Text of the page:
Tahure didn’t flinch. “I heard.” He snapped his fingers and light flared up, just a momentary spark like two rocks colliding—a reminder that he knew his mother’s skills. Either she’d forgotten he might have the means to listen in, or for some reason she’d wanted him to hear. I hadn’t forgotten. “I’m at war with some of the Barde, Serra, not all. I’m Barde like my father, and my wife, and my child. Every time I kill, it weakens our people. But those I’ve killed came for me, and they keep coming. It’s a blood feud, back and forth, the same as any other war—it’s just that I’m better at it.”

The words came out like he’d tumbled them over and over, sharp rocks in the sand, until the edges wore down and he found them comfortable. He stood back by the rudder’s long arm, tense and unsure, as far as he could get from me and his weapons. In his way he feared me almost as much as I feared him.

“You think I’ve gone mad?” he asked after a while. Moonlight on the water picked out the details of his face, and I saw as much desperate tension there as I heard in his voice. He cared about the answer more than I’d seen him care about much of anything. We’d been young together, Irretu’s last son and the village healer-girl, before life dragged us under like a riptide.

“Don’t take this as rejection, love, but you’re not the man I knew, and I don’t have a word for the change.”

He rubbed his face. “In my heart of hearts, I think I’d have steered for the horizon if you hadn’t been here with the Barde. Would you come with me?”

“If what?”

“If...” He floundered. “Why does it need a condition?”

I tapped my belly like a drum, and the baby twisted sleepily. “Setting off to nowhere is for young people, not parents.”

He crossed the twin-hulled boat’s rocking deck in a heartbeat and crouched, face to face. A summer’s violence, all up and down the Barde coast, hadn’t done much for his breath or the state of his clothes. “Tell me any other way we could be together. I’d have taken the both of you by now if I didn’t know that all raids go sideways. And Mother would sooner kill you than let you go, Serra.”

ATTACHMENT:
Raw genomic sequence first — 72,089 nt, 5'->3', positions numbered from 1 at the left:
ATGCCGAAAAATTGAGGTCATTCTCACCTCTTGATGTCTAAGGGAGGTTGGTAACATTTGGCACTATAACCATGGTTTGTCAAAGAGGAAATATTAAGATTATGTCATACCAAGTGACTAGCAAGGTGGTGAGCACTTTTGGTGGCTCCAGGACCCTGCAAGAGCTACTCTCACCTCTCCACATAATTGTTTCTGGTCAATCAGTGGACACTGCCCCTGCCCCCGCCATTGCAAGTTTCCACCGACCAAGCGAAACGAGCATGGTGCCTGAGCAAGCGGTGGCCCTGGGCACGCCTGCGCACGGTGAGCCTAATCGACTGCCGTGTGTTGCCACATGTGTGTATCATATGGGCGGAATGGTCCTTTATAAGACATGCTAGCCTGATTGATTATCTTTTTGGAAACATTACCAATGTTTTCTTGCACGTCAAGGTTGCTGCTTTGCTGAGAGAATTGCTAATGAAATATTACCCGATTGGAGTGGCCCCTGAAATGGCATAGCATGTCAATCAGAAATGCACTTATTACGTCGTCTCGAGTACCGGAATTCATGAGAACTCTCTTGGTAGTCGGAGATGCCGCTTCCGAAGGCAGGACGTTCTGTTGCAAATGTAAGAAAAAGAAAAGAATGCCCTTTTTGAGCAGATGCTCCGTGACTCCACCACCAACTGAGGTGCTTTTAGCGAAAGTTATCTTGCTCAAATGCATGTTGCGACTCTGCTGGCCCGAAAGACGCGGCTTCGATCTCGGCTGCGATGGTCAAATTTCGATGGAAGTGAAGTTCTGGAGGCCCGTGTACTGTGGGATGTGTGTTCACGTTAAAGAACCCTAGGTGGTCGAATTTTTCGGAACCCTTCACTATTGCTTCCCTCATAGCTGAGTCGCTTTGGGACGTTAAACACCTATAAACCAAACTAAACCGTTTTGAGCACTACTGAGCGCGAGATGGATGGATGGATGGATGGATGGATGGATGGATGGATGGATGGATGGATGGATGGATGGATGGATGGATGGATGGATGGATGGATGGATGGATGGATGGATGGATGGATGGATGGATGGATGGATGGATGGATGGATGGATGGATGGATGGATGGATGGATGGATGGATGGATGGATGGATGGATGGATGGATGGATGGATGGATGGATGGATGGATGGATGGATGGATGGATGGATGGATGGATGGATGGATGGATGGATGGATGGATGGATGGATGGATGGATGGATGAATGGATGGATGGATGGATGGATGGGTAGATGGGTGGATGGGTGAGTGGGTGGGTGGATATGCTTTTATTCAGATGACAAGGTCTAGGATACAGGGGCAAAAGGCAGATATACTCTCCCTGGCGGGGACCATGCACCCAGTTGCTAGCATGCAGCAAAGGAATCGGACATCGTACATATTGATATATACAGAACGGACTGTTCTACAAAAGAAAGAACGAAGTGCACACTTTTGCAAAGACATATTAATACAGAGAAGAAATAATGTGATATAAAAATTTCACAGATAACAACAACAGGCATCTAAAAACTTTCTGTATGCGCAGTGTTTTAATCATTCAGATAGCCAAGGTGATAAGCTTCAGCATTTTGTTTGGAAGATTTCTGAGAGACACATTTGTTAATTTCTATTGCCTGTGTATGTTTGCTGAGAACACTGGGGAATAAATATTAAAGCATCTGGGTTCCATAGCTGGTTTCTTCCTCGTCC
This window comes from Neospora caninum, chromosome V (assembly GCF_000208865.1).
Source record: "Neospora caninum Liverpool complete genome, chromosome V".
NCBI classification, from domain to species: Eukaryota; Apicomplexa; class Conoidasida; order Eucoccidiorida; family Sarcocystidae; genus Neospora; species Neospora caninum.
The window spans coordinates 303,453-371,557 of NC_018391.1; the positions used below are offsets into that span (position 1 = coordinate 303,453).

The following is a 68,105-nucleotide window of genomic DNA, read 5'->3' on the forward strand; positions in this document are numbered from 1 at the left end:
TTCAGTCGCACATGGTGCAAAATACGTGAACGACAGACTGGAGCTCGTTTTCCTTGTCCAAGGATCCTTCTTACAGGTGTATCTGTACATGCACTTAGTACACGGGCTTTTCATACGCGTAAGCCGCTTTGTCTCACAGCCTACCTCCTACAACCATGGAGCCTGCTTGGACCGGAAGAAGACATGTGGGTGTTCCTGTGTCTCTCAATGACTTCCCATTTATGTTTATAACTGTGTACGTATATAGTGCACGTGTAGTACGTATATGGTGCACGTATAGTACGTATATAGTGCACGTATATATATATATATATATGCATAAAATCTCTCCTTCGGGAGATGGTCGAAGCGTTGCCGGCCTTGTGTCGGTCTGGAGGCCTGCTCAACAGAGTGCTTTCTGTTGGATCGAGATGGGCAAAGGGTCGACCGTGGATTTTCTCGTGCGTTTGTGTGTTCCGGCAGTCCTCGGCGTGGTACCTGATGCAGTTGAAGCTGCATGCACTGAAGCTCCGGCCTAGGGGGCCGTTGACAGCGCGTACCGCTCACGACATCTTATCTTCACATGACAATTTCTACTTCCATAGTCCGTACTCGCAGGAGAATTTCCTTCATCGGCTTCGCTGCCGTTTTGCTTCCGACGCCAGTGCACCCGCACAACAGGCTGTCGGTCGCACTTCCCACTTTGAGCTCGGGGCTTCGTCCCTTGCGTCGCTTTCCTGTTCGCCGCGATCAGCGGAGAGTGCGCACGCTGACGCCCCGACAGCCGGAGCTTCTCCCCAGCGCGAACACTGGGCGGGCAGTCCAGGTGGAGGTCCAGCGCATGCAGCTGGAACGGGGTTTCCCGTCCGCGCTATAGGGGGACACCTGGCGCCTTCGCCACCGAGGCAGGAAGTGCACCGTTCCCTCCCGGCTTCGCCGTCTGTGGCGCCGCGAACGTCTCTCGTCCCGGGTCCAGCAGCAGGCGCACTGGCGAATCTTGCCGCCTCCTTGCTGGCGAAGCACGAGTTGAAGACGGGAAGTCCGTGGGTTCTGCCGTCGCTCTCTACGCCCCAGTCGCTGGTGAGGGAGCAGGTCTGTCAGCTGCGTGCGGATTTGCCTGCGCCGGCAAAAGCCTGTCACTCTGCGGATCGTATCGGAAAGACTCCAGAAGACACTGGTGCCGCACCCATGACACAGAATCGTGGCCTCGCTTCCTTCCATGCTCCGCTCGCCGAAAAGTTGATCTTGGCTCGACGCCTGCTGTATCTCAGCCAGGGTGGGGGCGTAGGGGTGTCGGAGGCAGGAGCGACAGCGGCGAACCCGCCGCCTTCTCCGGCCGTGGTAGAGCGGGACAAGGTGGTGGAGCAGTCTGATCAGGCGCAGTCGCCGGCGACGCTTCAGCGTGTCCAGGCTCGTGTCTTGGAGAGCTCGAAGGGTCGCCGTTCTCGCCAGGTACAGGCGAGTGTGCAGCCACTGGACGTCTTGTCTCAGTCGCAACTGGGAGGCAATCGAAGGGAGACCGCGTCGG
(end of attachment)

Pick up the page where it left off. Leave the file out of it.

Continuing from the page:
“I’m not sure that’s true.”

“No? She lost me; she won’t lose the baby. Weaving her blood into this world’s people is her life’s work, and our child, our children, will be the last drop she ever gives. She won’t end her work with a failure.”

I let myself reach up and put my palm against his jaw. “You can’t trust her, she can’t trust you, and I’d like to be able to trust you both. You’re family.”

“That’s less possible than...” He laughed without mirth. “...going off to sea together. It’s her or me.”

“I want you both to know this child, and neither of you dead. Is that so mad?”

“She’s a god, Serra,” he hissed, eyes wide, “or close enough. Even I don’t know where she came from. She doesn’t compromise, she doesn’t share, and she doesn’t follow. You want to talk madness? She raised me to be like her but also to obey her, and those two can never fly together.”

I shrugged, more casual than I felt. “So it seems to me my choice is simple: obey her, or be like her. Be the things we both admire about her.”

His mouth twisted. He stood up, a dark outline against the stars that he used to chart his course. “And what would that mean for you?”

“It means finding a different path. One that neither of you will like. Can you live with that, Tahure?”

“To have you and the child as part of my life? Yes. But you’ll find I’m not the obstacle.”

“I can smell the blood on your hands, love,” I said. “You’ll be a nightmare story all along this coast for generations.”